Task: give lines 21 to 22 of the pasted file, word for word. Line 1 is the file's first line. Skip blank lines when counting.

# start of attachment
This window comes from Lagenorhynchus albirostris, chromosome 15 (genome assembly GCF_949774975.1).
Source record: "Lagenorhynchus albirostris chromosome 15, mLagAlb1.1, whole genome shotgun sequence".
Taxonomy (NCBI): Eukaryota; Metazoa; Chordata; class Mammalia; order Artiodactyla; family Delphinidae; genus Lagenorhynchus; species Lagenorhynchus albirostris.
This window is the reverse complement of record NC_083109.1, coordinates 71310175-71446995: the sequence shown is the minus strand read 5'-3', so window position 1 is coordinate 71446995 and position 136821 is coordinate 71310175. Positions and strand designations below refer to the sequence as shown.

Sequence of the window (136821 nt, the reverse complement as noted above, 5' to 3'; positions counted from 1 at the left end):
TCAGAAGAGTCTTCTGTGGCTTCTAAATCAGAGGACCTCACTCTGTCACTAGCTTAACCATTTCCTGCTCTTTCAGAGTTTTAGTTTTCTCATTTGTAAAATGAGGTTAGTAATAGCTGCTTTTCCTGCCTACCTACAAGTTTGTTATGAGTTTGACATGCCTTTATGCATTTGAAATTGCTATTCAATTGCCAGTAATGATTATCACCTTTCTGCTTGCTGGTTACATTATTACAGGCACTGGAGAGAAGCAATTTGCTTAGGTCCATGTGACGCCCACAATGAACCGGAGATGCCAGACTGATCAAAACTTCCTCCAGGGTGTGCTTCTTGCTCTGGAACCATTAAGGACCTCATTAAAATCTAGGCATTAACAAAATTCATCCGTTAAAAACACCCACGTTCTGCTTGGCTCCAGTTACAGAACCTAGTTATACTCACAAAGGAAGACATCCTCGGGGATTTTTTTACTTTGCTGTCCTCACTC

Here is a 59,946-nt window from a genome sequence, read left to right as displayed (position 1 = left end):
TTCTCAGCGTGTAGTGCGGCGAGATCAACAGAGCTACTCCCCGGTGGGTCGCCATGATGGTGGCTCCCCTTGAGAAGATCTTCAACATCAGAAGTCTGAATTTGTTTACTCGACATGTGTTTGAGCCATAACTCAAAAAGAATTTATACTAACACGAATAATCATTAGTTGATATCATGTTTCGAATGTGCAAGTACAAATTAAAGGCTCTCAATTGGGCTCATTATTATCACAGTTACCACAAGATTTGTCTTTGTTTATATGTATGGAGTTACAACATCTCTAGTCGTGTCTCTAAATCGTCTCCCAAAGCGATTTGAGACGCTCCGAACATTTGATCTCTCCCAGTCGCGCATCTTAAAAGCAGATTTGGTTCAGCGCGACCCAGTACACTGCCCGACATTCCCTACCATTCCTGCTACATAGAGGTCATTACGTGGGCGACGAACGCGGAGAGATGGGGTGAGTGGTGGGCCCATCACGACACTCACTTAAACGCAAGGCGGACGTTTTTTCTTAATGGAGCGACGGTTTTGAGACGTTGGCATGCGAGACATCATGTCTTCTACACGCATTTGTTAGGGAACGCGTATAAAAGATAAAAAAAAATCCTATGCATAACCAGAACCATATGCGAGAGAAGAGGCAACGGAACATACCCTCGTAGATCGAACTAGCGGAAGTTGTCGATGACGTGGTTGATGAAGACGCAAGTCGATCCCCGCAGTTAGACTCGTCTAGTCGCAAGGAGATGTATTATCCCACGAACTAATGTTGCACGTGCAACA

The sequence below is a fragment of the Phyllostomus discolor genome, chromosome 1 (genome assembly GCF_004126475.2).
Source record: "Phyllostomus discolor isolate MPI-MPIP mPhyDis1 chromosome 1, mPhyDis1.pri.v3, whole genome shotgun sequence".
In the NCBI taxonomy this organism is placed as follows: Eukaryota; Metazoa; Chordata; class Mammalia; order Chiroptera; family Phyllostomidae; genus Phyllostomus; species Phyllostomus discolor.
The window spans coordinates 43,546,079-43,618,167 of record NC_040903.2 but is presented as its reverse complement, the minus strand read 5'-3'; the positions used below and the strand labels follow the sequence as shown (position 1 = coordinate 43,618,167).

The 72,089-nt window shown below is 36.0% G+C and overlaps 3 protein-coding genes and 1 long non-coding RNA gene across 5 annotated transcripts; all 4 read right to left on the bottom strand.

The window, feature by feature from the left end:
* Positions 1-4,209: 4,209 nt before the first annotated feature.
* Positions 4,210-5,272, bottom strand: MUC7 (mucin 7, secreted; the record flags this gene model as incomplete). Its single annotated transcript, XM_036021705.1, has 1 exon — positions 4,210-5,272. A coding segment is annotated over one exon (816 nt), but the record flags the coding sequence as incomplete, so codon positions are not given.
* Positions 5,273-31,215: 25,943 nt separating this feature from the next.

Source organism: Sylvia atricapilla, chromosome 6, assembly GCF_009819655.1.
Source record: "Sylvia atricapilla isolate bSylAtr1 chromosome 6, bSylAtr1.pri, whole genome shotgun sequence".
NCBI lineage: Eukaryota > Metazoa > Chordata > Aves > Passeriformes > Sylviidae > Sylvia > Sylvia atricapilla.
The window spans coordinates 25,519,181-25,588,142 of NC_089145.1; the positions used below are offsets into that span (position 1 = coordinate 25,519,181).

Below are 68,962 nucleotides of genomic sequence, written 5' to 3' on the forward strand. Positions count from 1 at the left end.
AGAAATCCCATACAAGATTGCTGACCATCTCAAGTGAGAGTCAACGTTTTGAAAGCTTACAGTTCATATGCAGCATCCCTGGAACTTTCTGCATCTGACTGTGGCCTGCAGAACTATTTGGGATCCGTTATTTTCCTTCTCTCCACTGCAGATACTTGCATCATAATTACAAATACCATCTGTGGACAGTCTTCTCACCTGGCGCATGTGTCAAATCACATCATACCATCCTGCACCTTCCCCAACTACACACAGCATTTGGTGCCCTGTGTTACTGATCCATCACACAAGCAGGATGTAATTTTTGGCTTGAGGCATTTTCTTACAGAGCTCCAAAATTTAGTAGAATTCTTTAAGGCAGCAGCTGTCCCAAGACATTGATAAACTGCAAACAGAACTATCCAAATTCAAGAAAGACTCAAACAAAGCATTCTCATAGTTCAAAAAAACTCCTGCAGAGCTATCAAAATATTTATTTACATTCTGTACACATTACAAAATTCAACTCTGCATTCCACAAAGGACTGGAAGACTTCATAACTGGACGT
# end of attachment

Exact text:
The window spans coordinates 25,519,181-25,588,142 of NC_089145.1; the positions used below are offsets into that span (position 1 = coordinate 25,519,181).

Below are 68,962 nucleotides of genomic sequence, written 5' to 3' on the forward strand. Positions count from 1 at the left end.